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Lot n° 114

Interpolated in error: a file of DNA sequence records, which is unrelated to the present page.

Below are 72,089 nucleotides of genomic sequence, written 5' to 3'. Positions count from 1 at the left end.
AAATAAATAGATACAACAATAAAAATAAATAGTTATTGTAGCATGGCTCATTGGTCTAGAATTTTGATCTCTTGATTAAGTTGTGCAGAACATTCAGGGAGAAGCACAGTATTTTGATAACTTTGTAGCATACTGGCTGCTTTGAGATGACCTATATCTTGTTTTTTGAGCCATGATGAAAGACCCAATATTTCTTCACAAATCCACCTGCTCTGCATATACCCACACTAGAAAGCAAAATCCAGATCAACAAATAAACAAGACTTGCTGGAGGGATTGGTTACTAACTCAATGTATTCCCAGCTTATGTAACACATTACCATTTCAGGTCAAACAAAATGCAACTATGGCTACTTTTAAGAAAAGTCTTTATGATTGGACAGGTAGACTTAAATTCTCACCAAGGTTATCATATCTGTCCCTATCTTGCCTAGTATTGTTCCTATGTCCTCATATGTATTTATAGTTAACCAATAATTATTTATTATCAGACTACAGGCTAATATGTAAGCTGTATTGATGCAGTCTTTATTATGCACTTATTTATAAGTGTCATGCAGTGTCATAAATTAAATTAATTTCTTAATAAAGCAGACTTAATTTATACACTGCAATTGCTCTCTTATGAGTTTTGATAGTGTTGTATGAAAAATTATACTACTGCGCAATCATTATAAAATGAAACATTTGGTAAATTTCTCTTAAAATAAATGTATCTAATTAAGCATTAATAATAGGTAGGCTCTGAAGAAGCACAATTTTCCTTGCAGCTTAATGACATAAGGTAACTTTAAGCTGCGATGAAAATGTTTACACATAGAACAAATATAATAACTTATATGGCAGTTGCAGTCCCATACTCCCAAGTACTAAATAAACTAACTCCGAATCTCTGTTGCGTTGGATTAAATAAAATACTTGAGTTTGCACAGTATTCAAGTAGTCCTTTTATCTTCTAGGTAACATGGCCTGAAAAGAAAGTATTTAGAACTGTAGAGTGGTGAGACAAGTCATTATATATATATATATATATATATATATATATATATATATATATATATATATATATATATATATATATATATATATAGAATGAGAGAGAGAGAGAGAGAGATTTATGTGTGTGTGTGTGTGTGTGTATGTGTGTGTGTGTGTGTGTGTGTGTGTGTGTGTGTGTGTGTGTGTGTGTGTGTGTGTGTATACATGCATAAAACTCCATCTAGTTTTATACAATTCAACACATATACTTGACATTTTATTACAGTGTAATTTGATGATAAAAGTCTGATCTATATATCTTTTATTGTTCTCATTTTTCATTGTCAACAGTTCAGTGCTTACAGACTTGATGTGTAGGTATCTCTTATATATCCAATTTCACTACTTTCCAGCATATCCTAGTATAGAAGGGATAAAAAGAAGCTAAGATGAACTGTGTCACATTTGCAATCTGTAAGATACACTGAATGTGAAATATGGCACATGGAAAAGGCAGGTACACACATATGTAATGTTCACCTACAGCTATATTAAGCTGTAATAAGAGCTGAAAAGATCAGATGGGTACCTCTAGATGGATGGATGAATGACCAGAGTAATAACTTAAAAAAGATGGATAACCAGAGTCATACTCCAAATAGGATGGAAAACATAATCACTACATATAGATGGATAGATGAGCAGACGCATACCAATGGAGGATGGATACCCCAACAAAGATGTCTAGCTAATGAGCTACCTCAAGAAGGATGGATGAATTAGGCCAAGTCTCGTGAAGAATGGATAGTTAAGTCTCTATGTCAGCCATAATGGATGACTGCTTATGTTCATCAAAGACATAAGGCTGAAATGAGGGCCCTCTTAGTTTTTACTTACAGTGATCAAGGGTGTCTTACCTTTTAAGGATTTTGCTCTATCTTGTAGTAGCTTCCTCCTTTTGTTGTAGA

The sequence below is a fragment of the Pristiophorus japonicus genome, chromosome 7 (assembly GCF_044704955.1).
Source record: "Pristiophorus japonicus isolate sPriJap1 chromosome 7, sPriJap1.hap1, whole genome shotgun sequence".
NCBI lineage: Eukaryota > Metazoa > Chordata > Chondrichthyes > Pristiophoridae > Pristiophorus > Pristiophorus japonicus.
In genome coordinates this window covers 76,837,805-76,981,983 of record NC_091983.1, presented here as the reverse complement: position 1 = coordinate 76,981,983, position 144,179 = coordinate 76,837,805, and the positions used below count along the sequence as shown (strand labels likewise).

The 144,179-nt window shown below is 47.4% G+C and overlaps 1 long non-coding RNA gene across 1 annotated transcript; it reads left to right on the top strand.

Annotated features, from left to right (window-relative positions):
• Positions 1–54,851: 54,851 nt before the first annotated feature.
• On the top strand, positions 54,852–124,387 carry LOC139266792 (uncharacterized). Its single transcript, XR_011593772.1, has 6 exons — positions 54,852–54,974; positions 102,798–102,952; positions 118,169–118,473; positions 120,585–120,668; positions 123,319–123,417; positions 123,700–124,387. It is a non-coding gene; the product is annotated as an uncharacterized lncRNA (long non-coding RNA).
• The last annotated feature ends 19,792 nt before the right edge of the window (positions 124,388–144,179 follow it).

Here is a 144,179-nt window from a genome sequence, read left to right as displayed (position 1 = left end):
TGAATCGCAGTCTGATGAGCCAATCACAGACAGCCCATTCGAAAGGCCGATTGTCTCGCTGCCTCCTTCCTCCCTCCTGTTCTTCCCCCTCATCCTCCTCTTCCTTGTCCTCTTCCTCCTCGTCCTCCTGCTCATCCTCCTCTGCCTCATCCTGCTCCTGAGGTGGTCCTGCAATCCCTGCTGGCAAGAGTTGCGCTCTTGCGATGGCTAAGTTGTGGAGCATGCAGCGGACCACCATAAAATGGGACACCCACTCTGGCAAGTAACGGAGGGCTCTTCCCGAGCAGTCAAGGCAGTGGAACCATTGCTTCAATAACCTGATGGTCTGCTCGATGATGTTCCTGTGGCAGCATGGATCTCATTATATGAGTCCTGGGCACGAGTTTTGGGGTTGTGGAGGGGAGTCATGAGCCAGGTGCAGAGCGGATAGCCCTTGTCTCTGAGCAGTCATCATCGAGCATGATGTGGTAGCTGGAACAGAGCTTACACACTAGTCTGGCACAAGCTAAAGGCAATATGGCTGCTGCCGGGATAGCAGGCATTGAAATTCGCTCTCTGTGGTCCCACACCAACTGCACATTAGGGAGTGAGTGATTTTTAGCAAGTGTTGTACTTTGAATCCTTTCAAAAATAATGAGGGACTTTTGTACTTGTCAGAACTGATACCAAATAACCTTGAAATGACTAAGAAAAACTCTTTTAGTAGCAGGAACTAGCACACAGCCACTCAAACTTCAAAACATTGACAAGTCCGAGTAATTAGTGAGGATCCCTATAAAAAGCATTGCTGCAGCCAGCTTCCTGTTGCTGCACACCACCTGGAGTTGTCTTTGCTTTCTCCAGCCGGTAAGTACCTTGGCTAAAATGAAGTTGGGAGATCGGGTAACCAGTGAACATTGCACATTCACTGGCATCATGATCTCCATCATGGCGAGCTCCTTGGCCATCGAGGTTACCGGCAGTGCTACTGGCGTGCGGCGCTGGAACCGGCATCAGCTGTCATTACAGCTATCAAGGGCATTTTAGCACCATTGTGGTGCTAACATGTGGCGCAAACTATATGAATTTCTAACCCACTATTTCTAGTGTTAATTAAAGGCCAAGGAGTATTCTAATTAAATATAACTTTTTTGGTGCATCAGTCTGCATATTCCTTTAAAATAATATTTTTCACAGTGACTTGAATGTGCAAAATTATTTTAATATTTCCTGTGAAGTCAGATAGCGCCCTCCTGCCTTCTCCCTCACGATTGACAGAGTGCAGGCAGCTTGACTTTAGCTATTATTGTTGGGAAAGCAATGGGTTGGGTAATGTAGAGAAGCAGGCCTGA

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A PAIR OF MAKUZU KOZAN STUDIO CELADON-GLAZED LOTUS DISHES Studio of Makuzu Kozan (1842-1916), sealed Makuzu Japan, 20th century Each thickly potted and covered in a rich celadon glaze, the dishes formed by cupped lotus pads borne on coiling stems with lotus buds. The buds glazed brown and pale green, the larger of which modeled as if in the process of opening. The base of each stamped with the seal MAKUZU. LENGTH each 15.1 cm Condition: Excellent condition with only minor wear and small dark spots inherent to the firing process. Provenance: The Kura Kyoto. Collection of James and Christine Heusinger, acquired from the above. James and Christine Heusinger started collecting Japanese art in the late 1970s. James and Chirstine worked for a travel agency until James became a prominent carpenter, whose company renovated the office of US Vice President Dick Cheney’s office. His collection began with a modest piece by Seifu Yohei III, and expanded into over 100 pieces. They donated the majority of their pieces to the Cleveland Museum of Art, University Hospitals of Cleveland, and Oishei Children’s Hospital in Buffalo. Makuzu Kozan (1842-1916), also known as Miyagawa Kozan, was a potter who moved his ceramics studio from his hometown of Kyoto to the port city of Yokohama in 1870. His early works copying styles and forms derived from earlier Japanese and Chinese ceramics soon found favor with Western buyers and his business quickly expanded. Kozan’s work was also much admired within Japan and achieved special notoriety after the Meiji Emperor touched one of his vases at the First National Industrial Exhibition in 1877.